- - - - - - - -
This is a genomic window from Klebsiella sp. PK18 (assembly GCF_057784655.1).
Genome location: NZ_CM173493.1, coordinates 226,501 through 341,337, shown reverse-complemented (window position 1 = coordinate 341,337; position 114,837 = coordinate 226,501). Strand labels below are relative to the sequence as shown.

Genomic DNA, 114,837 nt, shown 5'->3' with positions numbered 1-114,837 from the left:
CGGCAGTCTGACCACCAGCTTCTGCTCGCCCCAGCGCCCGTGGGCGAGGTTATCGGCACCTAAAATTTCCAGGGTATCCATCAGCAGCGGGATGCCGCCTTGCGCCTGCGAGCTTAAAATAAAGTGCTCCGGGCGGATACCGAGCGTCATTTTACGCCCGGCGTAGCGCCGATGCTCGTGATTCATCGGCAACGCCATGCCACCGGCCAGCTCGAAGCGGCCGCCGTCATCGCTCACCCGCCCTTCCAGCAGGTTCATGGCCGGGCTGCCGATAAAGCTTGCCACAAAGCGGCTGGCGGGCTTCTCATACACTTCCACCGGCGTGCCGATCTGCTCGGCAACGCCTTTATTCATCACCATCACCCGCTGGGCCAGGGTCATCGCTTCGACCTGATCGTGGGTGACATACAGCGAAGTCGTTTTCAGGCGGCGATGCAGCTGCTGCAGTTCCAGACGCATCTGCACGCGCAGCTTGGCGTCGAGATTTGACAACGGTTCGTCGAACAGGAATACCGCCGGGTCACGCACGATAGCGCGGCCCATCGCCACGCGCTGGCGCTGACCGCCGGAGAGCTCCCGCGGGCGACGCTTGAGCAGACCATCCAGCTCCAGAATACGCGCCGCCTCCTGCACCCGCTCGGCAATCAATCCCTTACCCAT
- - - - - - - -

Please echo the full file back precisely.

This is a genomic window from Klebsiella sp. PK18 (assembly GCF_057784655.1).
Genome location: NZ_CM173493.1, coordinates 226,501 through 341,337, shown reverse-complemented (window position 1 = coordinate 341,337; position 114,837 = coordinate 226,501). Strand labels below are relative to the sequence as shown.

Genomic DNA, 114,837 nt, shown 5'->3' with positions numbered 1-114,837 from the left:
CGGCAGTCTGACCACCAGCTTCTGCTCGCCCCAGCGCCCGTGGGCGAGGTTATCGGCACCTAAAATTTCCAGGGTATCCATCAGCAGCGGGATGCCGCCTTGCGCCTGCGAGCTTAAAATAAAGTGCTCCGGGCGGATACCGAGCGTCATTTTACGCCCGGCGTAGCGCCGATGCTCGTGATTCATCGGCAACGCCATGCCACCGGCCAGCTCGAAGCGGCCGCCGTCATCGCTCACCCGCCCTTCCAGCAGGTTCATGGCCGGGCTGCCGATAAAGCTTGCCACAAAGCGGCTGGCGGGCTTCTCATACACTTCCACCGGCGTGCCGATCTGCTCGGCAACGCCTTTATTCATCACCATCACCCGCTGGGCCAGGGTCATCGCTTCGACCTGATCGTGGGTGACATACAGCGAAGTCGTTTTCAGGCGGCGATGCAGCTGCTGCAGTTCCAGACGCATCTGCACGCGCAGCTTGGCGTCGAGATTTGACAACGGTTCGTCGAACAGGAATACCGCCGGGTCACGCACGATAGCGCGGCCCATCGCCACGCGCTGGCGCTGACCGCCGGAGAGCTCCCGCGGGCGACGCTTGAGCAGACCATCCAGCTCCAGAATACGCGCCGCCTCCTGCACCCGCTCGGCAATCAATCCCTTACCCAT